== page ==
Houthis Reveal Saudi Ceasefire Breach

Houthis Reveal Saudi Ceasefire BreachHouthis Reveal Saudi Ceasefire Breach

The five-day humanitarian ceasefire introduced by a Saudi-led coalition in Yemen was disrupted by two Saudi-led airstrikes early Monday morning, only hours after it took effect midnight Sunday, CNN reported, citing the Houthis’ Defense Ministry sources.

According to the source, the airstrikes hit Hajjah and Saada Provinces. The Hajjah airstrike hit a medical center, killing one person and injuring seven others. There were no reports on casualties in Saada, Sputnik reported.

Saudi Arabia claimed the temporary truce was intended to allow for the delivery of medical and humanitarian aid to Yemen and was introduced at the request of fugitive president Abd-Rabbuh Mansour Hadi, who fled the country to Riyadh.

Though fighting was reported in the southern city of Taiz, witnesses and security officials said. However, the capital Sana’a and central Yemen were understood to be quiet.

Security officials said clashes broke out almost immediately in the city of Taiz following random shelling in three neighborhoods. Shelling was also reported in northern and western areas of the port city of Aden.

Fighting hotspots in Aden and Lahij, an outlying town to the north, were said to have become quieter after the ceasefire came into effect, although there were still occasional volleys of gunfire.

The Saudi-led alliance has been waging an air campaign since March in Yemen to restore Hadi to power and repel Houthis, who took control of Sana’a in September.

The coalition made the unexpected announcement about the humanitarian pause on Saturday. The statement, carried on Saudi state media, said the coalition will cease military operations, but that it will respond should Houthi forces or their allies conduct any military actions or movements.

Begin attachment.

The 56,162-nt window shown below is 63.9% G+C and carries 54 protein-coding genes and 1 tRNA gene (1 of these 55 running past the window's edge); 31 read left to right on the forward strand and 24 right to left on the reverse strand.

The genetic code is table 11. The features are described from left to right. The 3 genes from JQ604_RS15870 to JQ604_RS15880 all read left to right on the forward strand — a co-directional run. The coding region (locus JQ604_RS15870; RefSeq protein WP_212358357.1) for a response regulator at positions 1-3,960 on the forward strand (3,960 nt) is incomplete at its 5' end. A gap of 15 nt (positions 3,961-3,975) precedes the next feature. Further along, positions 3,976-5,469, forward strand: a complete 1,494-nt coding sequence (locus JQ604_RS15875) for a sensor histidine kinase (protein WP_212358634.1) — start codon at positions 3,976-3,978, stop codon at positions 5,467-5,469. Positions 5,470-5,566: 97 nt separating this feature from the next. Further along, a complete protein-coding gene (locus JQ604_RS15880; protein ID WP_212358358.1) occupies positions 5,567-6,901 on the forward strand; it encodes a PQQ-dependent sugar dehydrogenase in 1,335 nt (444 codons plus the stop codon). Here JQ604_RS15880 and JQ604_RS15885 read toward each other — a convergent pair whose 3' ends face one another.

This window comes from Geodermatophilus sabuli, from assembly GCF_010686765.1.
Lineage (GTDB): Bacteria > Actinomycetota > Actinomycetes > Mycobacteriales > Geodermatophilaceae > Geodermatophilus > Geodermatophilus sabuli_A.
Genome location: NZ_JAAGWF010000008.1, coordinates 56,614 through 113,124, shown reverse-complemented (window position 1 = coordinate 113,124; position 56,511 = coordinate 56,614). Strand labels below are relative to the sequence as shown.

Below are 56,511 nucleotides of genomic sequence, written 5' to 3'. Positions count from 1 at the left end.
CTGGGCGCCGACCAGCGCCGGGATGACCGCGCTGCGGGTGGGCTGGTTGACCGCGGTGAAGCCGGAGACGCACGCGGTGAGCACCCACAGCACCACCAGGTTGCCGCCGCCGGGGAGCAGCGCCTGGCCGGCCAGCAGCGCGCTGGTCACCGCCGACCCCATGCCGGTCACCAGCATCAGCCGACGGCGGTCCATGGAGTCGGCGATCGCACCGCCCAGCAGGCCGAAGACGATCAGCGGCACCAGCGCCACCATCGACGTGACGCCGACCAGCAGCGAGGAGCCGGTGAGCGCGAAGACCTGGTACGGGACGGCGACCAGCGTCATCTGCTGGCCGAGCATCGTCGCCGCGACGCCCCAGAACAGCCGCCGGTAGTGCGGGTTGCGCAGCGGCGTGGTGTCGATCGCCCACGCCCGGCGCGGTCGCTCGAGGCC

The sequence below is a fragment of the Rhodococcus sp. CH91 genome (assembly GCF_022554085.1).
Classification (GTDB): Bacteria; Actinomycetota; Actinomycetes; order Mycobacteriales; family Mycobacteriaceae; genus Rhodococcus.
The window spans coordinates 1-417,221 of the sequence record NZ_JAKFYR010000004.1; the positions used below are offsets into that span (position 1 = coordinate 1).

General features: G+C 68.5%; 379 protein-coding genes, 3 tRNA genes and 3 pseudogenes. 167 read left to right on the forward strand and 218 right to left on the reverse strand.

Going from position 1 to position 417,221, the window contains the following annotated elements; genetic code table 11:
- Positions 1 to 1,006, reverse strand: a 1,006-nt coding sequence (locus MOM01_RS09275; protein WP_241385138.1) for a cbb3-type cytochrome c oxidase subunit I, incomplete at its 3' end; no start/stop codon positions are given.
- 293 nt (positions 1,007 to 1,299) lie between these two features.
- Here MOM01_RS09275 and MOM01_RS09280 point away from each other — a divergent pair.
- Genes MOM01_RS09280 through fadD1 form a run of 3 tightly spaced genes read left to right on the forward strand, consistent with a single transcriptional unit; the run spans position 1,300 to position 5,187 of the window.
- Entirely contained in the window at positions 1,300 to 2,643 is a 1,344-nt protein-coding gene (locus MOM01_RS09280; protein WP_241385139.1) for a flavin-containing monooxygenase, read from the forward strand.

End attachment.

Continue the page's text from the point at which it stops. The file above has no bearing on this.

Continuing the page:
Doubt in Truce

The Houthis expressed doubt over the truce. One Houthi official said it will likely mark “the beginning of a new war.”

Mohammed Ali al-Houthi, the head of the Houthi’s Revolutionary Council, said on Sunday the group had not received official notification of the truce from the United Nations. Two previous humanitarian truces in Yemen did not hold.

UN Secretary-General Ban Ki-moon urged all parties involved in the conflict to suspend military operations and “maintain the humanitarian pause for the sake of all the Yemeni people.”

He also urged all sides “to facilitate the delivery of humanitarian assistance to all parts of Yemen.”

Desperately needed relief supplies have recently begun to trickle into Aden. A ship carrying 3,000 tons of supplies from the UN’s World Food Program docked there on Tuesday, the first UN vessel to reach the city in four months of fighting.

More than 3,500 have been killed since the Saudi-led alliance began bombing Yemen. Aden has suffered especially, with severe shortages of fuel, food and medicine.

 Battleground Sabr

Delivery of aid has been hampered by continued fighting in and around the key port city.

Earlier on Sunday, Saudi-backed troops and their allies clashed with the Houthis in a strategic town north of Aden, security and military officials from both sides of the conflict said.

Pro-Hadi forces had withdrawn from the town of Sabr earlier in the day after fierce battles with the Houthis. They returned hours later following the arrival of military reinforcements and reportedly took control of parts of the town, security officials said, adding that at least five pro-Hadi fighters were killed and 15 wounded.

The running battles in Sabr, which is on a key supply route, have lasted for more than a day after troops stormed it in their push north from Aden toward the strategic military base of Al-Anad, held by the Houthis for much of the past four months.

Security officials and residents of Sabr said the situation on the ground has quietened since the ceasefire took effect.

The Saudi-backed troops fighting in Sabr had been training since April in military camps in Al-Buraiqeh, the port city west of Aden, according to military officials from the Saudi-led coalition. Saudi, Emirati, Egyptian and Jordanian military advisers there have set up the camps and trained hundreds of fighters.